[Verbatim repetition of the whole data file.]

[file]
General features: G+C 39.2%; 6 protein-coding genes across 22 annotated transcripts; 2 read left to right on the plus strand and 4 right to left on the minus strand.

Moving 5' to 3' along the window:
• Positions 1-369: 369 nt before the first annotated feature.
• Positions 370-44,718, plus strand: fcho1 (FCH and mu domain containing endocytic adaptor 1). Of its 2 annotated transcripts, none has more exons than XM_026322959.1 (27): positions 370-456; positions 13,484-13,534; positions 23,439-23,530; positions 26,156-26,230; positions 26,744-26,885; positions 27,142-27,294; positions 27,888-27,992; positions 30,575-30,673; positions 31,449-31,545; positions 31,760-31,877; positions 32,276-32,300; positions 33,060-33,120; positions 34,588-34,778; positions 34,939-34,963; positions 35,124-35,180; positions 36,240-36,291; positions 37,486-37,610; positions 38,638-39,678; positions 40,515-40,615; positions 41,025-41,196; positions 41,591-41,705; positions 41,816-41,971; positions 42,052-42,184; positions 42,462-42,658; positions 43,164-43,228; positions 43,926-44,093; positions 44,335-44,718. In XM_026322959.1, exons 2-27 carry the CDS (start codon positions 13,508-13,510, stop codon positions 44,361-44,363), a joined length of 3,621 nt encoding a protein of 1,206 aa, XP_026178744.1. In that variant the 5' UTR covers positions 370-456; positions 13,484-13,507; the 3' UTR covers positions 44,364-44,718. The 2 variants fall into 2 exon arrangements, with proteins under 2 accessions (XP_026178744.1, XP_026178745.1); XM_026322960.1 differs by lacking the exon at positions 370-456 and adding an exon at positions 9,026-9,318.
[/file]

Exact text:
General features: G+C 39.2%; 6 protein-coding genes across 22 annotated transcripts; 2 read left to right on the plus strand and 4 right to left on the minus strand.

Moving 5' to 3' along the window:
• Positions 1-369: 369 nt before the first annotated feature.
• Positions 370-44,718, plus strand: fcho1 (FCH and mu domain containing endocytic adaptor 1). Of its 2 annotated transcripts, none has more exons than XM_026322959.1 (27): positions 370-456; positions 13,484-13,534; positions 23,439-23,530; positions 26,156-26,230; positions 26,744-26,885; positions 27,142-27,294; positions 27,888-27,992; positions 30,575-30,673; positions 31,449-31,545; positions 31,760-31,877; positions 32,276-32,300; positions 33,060-33,120; positions 34,588-34,778; positions 34,939-34,963; positions 35,124-35,180; positions 36,240-36,291; positions 37,486-37,610; positions 38,638-39,678; positions 40,515-40,615; positions 41,025-41,196; positions 41,591-41,705; positions 41,816-41,971; positions 42,052-42,184; positions 42,462-42,658; positions 43,164-43,228; positions 43,926-44,093; positions 44,335-44,718. In XM_026322959.1, exons 2-27 carry the CDS (start codon positions 13,508-13,510, stop codon positions 44,361-44,363), a joined length of 3,621 nt encoding a protein of 1,206 aa, XP_026178744.1. In that variant the 5' UTR covers positions 370-456; positions 13,484-13,507; the 3' UTR covers positions 44,364-44,718. The 2 variants fall into 2 exon arrangements, with proteins under 2 accessions (XP_026178744.1, XP_026178745.1); XM_026322960.1 differs by lacking the exon at positions 370-456 and adding an exon at positions 9,026-9,318.